Inspired by the American energy renaissance, the Middle East and North Africa (MENA) region is increasingly exploring the potential to turn its own unconventional reserves into the biggest boom in the energy market in decades.
And why not? Conventional gas and oil production are still cheap in the Middle East, but decreasing reserves and increasing domestic demand is driving accelerated interest in unconventional resources. It makes perfect sense for some of the richest oil-producing regions in the world to seek ways to further exploit these precious natural resources.
This summer, Egypt provided a study in the region’s domestic need versus export dilemma. Having committed to long-term export contracts, Egypt was unable to meet domestic demand without the help of emergency imports from Qatar. As domestic energy needs grow, this is becoming a common problem among MENA countries and a driving force behind increasing efforts to unlock shale reserves in the region.
The U.S. Energy Information Administration has estimated North Africa’s technically recoverable shale gas resources at 557 trillion cubic feet (tcf) – as compared to 864 tcf in the United States. The shale gas picture is less clear among Middle East oil exporters, who have declined to disclose their unconventional resource estimates, though some estimates put the figure at 1,500 tcf across all of the MENA countries.
Advantage of Historical Data
MENA countries have some strong advantages, and a few disadvantages, when contemplating production of unconventional oil and gas reserves.
For several MENA countries, extensive conventional drilling has created a wealth of data stretching back decades, saving them millions – maybe billions – of dollars on research and exploration, and the pipeline infrastructure is already robust.
Saudi Arabia, for example, the world’s biggest oil exporter, is looking to develop its shale gas reserves to supply both the petrochemical industry and domestic power generation needs. The Saudi oil minister has estimated that the country has about 645 tcf of technically recoverable shale gas, which would put it after China, the United States, Argentina and Mexico. The oil ministry also estimates Saudi Arabia has another 280 tcf of proven unconventional gas reserves.
Algeria, already the world’s fourth largest gas exporter, is making shale exploration a priority after conducting studies with Eni, Talisman, Shell and Anadarko. Algeria expecting shale reserves in the Ahnet and Berkine basins to rival American reserves.
Libya’s reserves are estimated at about 300 tcf of recoverable shale gas. Libya doesn’t yet have any fracking capacity, but its increased demand for gas to generate electricity and support its manufacturing sector is sharpening its focus on developing its shale reserves.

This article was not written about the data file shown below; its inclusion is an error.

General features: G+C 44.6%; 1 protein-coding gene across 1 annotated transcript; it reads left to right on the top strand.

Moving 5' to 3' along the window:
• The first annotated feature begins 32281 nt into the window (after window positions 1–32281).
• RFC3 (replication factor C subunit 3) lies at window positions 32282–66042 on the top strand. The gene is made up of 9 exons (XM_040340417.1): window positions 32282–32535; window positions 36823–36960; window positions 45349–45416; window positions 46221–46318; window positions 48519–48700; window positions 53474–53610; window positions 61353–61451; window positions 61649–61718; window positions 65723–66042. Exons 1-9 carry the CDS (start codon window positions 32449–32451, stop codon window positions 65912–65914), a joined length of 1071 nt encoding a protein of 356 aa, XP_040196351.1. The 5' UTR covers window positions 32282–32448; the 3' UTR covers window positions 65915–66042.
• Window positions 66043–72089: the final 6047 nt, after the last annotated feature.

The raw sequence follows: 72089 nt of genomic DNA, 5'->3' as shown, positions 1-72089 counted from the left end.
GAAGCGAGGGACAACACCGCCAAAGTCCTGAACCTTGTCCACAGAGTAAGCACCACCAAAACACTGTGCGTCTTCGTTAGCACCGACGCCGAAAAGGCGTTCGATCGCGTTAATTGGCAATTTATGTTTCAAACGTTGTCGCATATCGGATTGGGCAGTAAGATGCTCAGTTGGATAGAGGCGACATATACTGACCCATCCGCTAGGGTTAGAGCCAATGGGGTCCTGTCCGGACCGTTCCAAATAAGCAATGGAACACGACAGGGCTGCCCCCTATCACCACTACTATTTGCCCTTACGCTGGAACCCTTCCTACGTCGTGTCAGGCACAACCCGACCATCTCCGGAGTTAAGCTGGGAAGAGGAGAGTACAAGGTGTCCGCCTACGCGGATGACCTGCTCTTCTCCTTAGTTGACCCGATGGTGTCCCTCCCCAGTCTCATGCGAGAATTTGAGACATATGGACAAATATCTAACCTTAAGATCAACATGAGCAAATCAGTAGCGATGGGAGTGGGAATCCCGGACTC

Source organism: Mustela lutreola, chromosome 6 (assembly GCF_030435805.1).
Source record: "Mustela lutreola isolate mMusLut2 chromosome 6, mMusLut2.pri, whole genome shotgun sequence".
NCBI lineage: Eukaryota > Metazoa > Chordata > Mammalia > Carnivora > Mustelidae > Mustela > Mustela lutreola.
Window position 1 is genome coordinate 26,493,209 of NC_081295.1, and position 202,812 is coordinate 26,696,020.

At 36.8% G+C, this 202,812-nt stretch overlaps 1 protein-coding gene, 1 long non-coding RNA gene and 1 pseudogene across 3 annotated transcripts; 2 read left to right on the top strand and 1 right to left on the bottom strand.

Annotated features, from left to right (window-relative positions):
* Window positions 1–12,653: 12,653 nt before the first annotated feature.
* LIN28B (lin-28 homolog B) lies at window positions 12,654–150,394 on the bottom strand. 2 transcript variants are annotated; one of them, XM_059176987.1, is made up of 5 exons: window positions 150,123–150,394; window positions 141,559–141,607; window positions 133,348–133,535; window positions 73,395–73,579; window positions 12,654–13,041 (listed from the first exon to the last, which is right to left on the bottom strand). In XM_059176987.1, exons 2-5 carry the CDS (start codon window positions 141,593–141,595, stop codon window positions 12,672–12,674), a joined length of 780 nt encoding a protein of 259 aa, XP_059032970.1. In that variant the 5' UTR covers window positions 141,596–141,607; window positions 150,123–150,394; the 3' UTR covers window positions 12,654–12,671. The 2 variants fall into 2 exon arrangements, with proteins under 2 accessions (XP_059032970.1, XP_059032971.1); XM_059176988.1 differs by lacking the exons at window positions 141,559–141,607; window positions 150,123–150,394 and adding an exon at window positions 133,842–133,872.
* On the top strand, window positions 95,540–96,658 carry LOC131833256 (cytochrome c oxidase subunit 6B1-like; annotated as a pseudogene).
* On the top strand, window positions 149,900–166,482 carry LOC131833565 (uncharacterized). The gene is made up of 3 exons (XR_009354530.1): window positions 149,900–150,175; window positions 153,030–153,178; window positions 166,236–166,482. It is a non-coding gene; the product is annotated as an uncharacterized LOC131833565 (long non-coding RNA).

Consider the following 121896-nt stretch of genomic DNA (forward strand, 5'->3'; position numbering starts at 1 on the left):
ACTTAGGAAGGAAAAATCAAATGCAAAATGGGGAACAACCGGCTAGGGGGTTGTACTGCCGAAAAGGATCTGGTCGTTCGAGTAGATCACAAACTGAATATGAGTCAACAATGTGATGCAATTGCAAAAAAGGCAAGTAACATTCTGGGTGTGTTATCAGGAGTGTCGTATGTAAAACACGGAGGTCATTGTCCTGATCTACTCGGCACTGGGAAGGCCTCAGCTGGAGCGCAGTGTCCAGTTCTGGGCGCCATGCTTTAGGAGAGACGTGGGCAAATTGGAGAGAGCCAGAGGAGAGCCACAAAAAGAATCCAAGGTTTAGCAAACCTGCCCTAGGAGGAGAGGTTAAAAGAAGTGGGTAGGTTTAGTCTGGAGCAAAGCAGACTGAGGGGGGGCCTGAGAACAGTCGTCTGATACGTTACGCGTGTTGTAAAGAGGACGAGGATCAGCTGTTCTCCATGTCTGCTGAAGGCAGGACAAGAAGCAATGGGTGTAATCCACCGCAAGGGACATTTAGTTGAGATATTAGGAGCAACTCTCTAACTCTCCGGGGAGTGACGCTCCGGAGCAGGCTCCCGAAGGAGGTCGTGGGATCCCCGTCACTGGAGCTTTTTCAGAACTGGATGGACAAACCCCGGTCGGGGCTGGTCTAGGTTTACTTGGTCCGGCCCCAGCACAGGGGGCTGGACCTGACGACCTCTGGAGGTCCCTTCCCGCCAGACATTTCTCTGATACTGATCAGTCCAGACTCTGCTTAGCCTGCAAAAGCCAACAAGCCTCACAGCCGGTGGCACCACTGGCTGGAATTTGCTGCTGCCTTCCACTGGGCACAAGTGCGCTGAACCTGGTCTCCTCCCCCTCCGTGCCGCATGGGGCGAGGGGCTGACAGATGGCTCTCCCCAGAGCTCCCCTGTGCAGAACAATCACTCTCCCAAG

Oman, Tunisia, Kuwait, Jordan and Egypt are all looking to develop unconventional resources.
Slowing the Boom?
While most MENA exporters have the advantage of data and pipeline infrastructure, water will be an issue for many, requiring the use of newer technologies that use less or no water, and increased pressure on desalination.
MENA exporters are already partnering with American companies and learning from the wealth of U.S. experience with recovery of unconventional resources. Saudi Aramco has invested in Frac Tec International and Halliburton’s fracking expertise has been engaged; Oman’s Petroleum Development Oman is a joint venture between the Omani government and Shell, Total and Partex; Jordan has turned to BP to develop its shale deposits; and Kuwait has signed a technical cooperation contract with Royal Dutch Shell.
Though the historical data will help producers more quickly zero in on productive plays and much of the infrastructure is already in place, it will likely be at least a decade before we start to see commercial development of the MENA countries’ unconventional resources.
Among the things we’ve learned through the American boom in unconventional resources is to expect some surprises in reserve estimates as drilling and recovery technology evolves and advances. Once the technologies are adapted to the regions’ particular geological characteristics and commercial production begins, get ready for a boom possibly unlike anything we’ve seen.
Chris Faulkner is the founder and CEO of Dallas-based Breitling Energy Companies. Faulkner’s diverse and extensive background in the oil and gas industry in North America, Europe and the Middle East covers all aspects of oil and gas operations. Faulkner also serves as an advisor to the ECF Asia Shale Committee and sits on the board of directors for the North Texas Commission.